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Give Soil A Physical

January 25, 2014
By: Darrell Smith, Farm Journal Conservation and Machinery Editor
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Farm Journal Corn College attendees learned how to do a soil respiration test to measure the amount of carbon dioxide exhaled by soil microorganisms. The more carbon dioxide there is, the more microbes and the healthier the soil.  
 
 

Simple tools can measure soil health in the field

How many times have you looked at a yield map and wondered why one part of a field outyielded another? The answer might be a difference in soil health. New tools make it easier to give your soil a physical examination to discover yield-limiting problems and start to remedy them.

A soil physical exam can also help you decide how much to pay for a farm and how to make all of the land you operate more productive.

"Getting a handle on soil health and then improving it is a trend that’s here to stay," says Farm Journal Field Agronomist Ken Ferrie. "We now understand that healthy soil produces higher yields, uses inputs more efficiently and protects the environment from pollution."

SoilHealth

A comprehensive soil physical exam involves tests you can do in the field and some that are done in a laboratory. For now, we’re going to focus on the in-field tests. In 2013 at Corn College Advanced, participants had the opportunity to practice each of these tests in the field.

An Internet search will lead you to sources for soil health test kits, such as Gempler’s Inc., which contain the tools you need.

Infiltration and soil respiration tests. You can conduct infiltration and soil respiration tests at the same time using the same equipment. Both involve a canister that you drive 5" into the ground. Choose locations outside wheel tracks; the soil there might have been compacted by machinery.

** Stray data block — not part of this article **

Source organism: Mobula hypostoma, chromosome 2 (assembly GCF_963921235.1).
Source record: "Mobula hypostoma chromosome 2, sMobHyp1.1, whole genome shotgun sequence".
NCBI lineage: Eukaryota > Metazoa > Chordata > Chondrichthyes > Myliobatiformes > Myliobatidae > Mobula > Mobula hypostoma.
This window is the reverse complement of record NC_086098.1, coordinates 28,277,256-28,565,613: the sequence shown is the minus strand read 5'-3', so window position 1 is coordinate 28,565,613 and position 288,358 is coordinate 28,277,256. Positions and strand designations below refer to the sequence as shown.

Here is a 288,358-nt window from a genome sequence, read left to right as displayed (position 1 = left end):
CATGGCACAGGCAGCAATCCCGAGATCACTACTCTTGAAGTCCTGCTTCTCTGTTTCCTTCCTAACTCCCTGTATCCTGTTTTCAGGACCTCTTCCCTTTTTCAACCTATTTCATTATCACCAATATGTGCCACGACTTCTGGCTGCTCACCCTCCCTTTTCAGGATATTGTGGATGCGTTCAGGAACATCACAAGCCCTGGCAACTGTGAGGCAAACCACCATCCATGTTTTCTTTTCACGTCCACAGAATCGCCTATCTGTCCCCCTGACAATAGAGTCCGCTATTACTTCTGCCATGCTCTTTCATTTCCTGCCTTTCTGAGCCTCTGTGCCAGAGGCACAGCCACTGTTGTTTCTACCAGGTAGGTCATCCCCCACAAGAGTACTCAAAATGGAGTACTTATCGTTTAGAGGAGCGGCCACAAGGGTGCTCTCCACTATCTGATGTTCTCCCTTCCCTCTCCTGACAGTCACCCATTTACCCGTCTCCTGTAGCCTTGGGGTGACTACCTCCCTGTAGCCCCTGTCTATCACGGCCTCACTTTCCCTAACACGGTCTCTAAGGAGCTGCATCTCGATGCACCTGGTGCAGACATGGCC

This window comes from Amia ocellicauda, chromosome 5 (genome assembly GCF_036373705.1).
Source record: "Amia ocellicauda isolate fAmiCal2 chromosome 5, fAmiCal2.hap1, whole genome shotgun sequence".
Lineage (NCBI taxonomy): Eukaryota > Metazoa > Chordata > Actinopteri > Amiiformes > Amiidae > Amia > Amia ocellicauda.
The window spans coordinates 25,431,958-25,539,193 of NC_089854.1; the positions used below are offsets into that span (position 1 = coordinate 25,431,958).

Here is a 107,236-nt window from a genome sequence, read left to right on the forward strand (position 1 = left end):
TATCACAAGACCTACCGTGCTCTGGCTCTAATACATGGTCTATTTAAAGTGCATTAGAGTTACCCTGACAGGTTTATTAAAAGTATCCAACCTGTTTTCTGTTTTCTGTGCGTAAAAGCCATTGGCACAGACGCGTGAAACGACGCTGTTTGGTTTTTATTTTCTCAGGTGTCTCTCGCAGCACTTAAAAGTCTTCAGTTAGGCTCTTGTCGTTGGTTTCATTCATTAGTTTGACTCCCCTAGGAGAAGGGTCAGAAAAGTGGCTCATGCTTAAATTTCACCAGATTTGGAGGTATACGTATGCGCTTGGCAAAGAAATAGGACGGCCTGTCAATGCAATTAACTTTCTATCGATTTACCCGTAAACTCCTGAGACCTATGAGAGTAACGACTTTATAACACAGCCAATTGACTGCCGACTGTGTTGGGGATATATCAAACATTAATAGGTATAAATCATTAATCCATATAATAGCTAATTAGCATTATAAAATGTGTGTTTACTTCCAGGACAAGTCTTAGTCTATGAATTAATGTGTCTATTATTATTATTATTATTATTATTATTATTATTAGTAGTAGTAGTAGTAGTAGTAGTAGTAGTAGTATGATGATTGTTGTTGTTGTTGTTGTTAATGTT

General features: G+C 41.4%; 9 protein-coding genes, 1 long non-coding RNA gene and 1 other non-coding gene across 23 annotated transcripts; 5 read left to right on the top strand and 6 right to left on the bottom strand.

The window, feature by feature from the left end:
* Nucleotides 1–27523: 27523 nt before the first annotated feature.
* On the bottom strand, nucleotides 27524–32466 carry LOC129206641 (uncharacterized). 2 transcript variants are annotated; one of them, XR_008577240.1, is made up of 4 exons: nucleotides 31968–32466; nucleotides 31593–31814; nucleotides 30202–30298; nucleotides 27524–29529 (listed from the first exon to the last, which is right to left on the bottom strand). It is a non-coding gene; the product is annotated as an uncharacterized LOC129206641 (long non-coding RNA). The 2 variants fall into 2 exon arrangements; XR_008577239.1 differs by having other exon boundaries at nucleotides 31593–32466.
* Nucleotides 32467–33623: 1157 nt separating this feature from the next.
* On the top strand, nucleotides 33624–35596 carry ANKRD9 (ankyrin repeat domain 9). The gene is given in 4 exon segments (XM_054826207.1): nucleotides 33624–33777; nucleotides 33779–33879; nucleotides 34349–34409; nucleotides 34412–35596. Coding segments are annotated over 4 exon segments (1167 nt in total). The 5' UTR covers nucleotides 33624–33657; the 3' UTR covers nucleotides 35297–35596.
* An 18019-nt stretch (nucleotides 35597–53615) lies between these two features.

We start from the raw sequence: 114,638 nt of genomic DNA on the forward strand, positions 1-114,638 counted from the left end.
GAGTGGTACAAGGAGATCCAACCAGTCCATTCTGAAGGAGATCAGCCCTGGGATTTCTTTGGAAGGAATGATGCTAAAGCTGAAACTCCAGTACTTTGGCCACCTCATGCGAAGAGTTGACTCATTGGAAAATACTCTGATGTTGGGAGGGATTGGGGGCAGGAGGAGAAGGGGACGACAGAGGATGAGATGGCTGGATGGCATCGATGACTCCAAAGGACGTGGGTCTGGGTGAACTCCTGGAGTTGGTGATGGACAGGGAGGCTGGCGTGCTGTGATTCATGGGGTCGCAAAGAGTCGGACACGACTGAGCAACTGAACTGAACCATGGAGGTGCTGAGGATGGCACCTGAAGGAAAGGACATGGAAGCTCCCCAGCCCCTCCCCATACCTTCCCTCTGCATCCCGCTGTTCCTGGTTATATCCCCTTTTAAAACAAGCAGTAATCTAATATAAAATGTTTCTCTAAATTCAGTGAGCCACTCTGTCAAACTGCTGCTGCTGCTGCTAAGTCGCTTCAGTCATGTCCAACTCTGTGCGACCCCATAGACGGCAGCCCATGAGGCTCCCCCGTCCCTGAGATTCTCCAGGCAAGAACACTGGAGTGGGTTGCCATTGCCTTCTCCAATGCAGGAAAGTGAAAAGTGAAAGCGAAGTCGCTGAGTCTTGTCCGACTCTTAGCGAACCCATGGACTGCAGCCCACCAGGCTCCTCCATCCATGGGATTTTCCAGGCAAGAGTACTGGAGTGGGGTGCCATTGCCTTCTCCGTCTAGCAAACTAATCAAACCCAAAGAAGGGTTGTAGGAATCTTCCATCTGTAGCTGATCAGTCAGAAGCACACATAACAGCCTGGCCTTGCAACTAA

To determine infiltration, pour a measured amount of water into the canister and see how long it takes to soak into premoistened soil. Then cap the canister and conduct the soil respiration test, which evaluates soil microbial activity. The more microbial organisms you have, the healthier the soil—and the more carbon dioxide those tiny critters respire as they breathe.

In addition to the canister, this test requires using a syringe, a hose and a Draeger tube, which changes color to indicate carbon dioxide content. Following the infiltration test, cap the tube so the canister collects carbon dioxide. Return later and use the syringe to draw air through the Draeger tube. (If the time lapse is short or microbial activity is low, you might have to use an alternate procedure that involves drawing air five times.) Do the test in four or five places and average the results.

D1

A color scale on the Draeger tube shows the carbon dioxide content.


If you just want to compare two areas of your field, that’s all you need to do. But if you want to follow up in future years to see if your corrective measures are working, you can make the test repeatable by calculating bulk density and water-filled pore space. That requires collecting a certain volume of soil, drying it and weighing it.

There are two other ways to measure soil respiration, explains soils technician Thomas Zerebny, who works for Ferrie. "You can put soil in a sealed container, insert the wand of a carbon dioxide meter [available at www.vaisala.com] and measure the amount of carbon dioxide respired over a period of time," he says.

"Or you can use the Solvita Soil CO2 Burst Test Kit [www.solvita.com]. Dry, weigh and moisten samples of soil and seal them in a plastic jar. Read a color-sensitive tab to determine the amount of carbon dioxide given off."

Slake test. The slake test reveals how likely soil is to crust. Collect a tablespoon of surface soil, drop it into a 1"-diameter cylinder with a screen at the bottom and immerse the cylinder in water several times.

"If soil is poorly aggregated, the onrush of water as you immerse the cylinder will blow the structure apart," Ferrie says. "Small silt and clay particles fall through the screen. The more the aggregate holds together, the healthier the soil and the more resistant it is to crusting."

There are other ways to measure a soil’s potential to crust. You can purchase a Cornell University Sprinkle Infiltrometer, which simulates rainfall. (It can also be used to measure water infiltration.) Using the Infiltrometer, you apply a given amount of "rainfall" and measure how much soil falls through a screen.

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FEATURED IN: Farm Journal - February 2014
RELATED TOPICS: Agronomy, Production, Soil Health

 
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